Daily Illuminator

April 16, 2019: Munchkin Is Everywhere!

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The majority of our manufacturing flows through the GPI offices and factories, where they produce everything from Zombie Dice to Munchkin Warhammer 40,000 to The Fantasy Trip Legacy Edition. We've produced millions of units (of games, expansions, and accessories) in their factories over the last decade, and they're consistently our first choice when working on a project. That doesn't mean, though, that we don't investigate options, and that's exactly what led to a fun discovery.

Print Ninja is a company we had never worked with, but I have friends who have printed magazines and books through their website. The company's online quoting tool for books is an excellent resource for the times you want a rough idea of what something may cost . . . and it turns out that they have a similar tool for producing board and card games. It was while looking at their game-manufacturing options that I ran across this page on one-off prototypes and their guidelines on how to create an early prototype of your newest game design.

"Get creative and recycle  Find a used game – eBay is full of them – that has the same game board, or outer box dimensions that best match your game. Now, prepare your board game image with some spray adhesive and glue it over the existing board. Boom, now you have your own playable board! Follow this same procedure with boxes, punch-outs, tiles or any other component."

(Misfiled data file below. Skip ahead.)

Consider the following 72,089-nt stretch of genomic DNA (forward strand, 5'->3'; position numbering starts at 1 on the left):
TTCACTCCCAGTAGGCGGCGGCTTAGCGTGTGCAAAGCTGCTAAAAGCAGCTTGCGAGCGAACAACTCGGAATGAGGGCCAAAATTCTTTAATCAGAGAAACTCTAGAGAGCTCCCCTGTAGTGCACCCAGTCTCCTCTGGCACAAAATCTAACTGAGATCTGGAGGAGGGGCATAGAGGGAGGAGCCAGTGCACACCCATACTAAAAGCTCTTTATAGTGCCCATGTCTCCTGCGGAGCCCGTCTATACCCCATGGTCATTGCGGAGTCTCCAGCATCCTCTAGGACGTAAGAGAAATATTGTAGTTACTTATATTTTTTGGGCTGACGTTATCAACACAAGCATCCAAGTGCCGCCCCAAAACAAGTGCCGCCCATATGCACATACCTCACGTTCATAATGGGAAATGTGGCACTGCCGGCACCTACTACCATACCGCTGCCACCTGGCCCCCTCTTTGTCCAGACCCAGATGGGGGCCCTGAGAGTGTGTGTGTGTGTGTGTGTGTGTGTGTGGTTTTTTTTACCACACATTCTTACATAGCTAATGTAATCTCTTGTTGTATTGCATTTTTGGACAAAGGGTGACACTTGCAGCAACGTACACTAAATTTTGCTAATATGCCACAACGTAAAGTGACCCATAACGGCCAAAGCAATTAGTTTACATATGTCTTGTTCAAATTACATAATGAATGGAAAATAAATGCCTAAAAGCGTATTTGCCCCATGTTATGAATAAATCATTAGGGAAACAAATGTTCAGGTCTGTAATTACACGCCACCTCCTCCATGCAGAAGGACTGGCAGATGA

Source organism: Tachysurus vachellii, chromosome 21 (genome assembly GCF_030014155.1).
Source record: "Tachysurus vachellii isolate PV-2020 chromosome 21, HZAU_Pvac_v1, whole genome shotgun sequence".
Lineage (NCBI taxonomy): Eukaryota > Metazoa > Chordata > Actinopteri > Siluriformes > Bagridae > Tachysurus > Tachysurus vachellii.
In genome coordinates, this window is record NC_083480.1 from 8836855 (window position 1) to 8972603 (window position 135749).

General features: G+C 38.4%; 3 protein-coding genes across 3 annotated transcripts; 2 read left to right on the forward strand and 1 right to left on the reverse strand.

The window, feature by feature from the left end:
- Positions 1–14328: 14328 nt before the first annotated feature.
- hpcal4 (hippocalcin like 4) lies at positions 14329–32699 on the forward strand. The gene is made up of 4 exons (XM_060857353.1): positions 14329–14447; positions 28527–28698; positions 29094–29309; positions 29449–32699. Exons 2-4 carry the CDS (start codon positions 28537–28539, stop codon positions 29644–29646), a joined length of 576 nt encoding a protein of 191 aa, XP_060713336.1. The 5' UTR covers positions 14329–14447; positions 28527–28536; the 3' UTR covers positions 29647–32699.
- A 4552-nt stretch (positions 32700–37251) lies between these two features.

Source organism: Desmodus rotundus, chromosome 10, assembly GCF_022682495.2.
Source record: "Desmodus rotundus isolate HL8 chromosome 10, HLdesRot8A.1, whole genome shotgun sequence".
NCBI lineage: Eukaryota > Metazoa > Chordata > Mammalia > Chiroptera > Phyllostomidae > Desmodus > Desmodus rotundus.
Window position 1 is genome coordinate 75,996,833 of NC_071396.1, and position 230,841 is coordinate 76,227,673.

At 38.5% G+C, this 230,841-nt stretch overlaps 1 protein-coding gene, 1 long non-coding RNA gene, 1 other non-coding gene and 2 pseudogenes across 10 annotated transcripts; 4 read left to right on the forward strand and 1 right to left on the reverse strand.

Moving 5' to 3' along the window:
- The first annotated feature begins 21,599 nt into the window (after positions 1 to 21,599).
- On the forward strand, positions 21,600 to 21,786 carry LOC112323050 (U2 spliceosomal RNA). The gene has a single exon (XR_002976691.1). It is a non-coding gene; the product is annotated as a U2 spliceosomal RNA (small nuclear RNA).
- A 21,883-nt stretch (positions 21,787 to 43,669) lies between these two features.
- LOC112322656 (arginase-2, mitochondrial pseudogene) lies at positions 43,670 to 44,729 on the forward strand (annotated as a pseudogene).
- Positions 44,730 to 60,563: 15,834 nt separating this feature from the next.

And look, gang, Munchkin is used in their how-to images showing you how to use a standard Munchkin game box as the basis for a prototype box. Secret: Our team does this all the time for early-stage mock-ups, when we need something to photograph or to display at a convention. Roughly 50% of the prototypes in our display case at a convention will be fakes, and many of them have some sort of Munchkin box hiding under the new artwork.

So, don't worry over the quality of your game prototype if you've created something new and are using other games as crutches. Everyone does it, and it's best to be as inexpensive and flexible at the earliest stages as possible. If you invest a lot of time and money into slick prototypes, you'll be less willing to change your design as you playtest and learn; stick to the quick and cheap at the early stages and keep your design options wide open.

-- Phil Reed


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